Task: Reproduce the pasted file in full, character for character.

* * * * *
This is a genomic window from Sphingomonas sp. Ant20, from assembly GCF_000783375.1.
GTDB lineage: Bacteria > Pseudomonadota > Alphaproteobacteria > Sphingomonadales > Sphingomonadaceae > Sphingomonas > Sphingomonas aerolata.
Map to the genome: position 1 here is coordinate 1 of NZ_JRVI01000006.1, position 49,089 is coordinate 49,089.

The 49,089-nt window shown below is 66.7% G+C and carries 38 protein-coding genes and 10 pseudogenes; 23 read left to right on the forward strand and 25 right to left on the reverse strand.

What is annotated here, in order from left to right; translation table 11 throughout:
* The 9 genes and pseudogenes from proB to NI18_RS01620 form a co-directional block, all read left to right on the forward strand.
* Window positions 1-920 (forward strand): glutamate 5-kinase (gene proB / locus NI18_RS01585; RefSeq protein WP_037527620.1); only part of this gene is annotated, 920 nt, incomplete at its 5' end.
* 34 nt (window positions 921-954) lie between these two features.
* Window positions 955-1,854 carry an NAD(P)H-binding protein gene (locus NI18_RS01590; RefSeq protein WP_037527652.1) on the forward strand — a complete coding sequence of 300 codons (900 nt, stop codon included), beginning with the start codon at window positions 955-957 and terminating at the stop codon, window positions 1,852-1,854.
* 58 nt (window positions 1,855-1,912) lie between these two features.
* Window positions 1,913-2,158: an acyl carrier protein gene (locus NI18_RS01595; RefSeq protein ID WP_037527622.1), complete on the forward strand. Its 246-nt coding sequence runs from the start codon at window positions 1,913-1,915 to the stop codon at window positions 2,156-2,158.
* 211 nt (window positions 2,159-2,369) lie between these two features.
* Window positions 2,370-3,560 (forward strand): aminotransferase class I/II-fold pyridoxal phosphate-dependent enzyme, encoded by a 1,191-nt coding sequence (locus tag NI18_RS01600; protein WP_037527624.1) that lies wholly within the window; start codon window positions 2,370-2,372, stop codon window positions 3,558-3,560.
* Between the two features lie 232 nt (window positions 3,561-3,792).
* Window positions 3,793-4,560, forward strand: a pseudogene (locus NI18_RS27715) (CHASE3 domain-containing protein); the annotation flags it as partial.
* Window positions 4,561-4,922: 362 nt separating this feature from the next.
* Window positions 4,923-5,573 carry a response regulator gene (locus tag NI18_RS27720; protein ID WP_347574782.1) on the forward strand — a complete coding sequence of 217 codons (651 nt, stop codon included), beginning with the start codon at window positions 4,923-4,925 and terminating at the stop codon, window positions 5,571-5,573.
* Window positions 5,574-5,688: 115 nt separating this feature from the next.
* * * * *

This is a genomic window from Sphingomonas sp. Ant20, from assembly GCF_000783375.1.
GTDB lineage: Bacteria > Pseudomonadota > Alphaproteobacteria > Sphingomonadales > Sphingomonadaceae > Sphingomonas > Sphingomonas aerolata.
Map to the genome: position 1 here is coordinate 1 of NZ_JRVI01000006.1, position 49,089 is coordinate 49,089.

The 49,089-nt window shown below is 66.7% G+C and carries 38 protein-coding genes and 10 pseudogenes; 23 read left to right on the forward strand and 25 right to left on the reverse strand.

What is annotated here, in order from left to right; translation table 11 throughout:
* The 9 genes and pseudogenes from proB to NI18_RS01620 form a co-directional block, all read left to right on the forward strand.
* Window positions 1-920 (forward strand): glutamate 5-kinase (gene proB / locus NI18_RS01585; RefSeq protein WP_037527620.1); only part of this gene is annotated, 920 nt, incomplete at its 5' end.
* 34 nt (window positions 921-954) lie between these two features.
* Window positions 955-1,854 carry an NAD(P)H-binding protein gene (locus NI18_RS01590; RefSeq protein WP_037527652.1) on the forward strand — a complete coding sequence of 300 codons (900 nt, stop codon included), beginning with the start codon at window positions 955-957 and terminating at the stop codon, window positions 1,852-1,854.
* 58 nt (window positions 1,855-1,912) lie between these two features.
* Window positions 1,913-2,158: an acyl carrier protein gene (locus NI18_RS01595; RefSeq protein ID WP_037527622.1), complete on the forward strand. Its 246-nt coding sequence runs from the start codon at window positions 1,913-1,915 to the stop codon at window positions 2,156-2,158.
* 211 nt (window positions 2,159-2,369) lie between these two features.
* Window positions 2,370-3,560 (forward strand): aminotransferase class I/II-fold pyridoxal phosphate-dependent enzyme, encoded by a 1,191-nt coding sequence (locus tag NI18_RS01600; protein WP_037527624.1) that lies wholly within the window; start codon window positions 2,370-2,372, stop codon window positions 3,558-3,560.
* Between the two features lie 232 nt (window positions 3,561-3,792).
* Window positions 3,793-4,560, forward strand: a pseudogene (locus NI18_RS27715) (CHASE3 domain-containing protein); the annotation flags it as partial.
* Window positions 4,561-4,922: 362 nt separating this feature from the next.
* Window positions 4,923-5,573 carry a response regulator gene (locus tag NI18_RS27720; protein ID WP_347574782.1) on the forward strand — a complete coding sequence of 217 codons (651 nt, stop codon included), beginning with the start codon at window positions 4,923-4,925 and terminating at the stop codon, window positions 5,571-5,573.
* Window positions 5,574-5,688: 115 nt separating this feature from the next.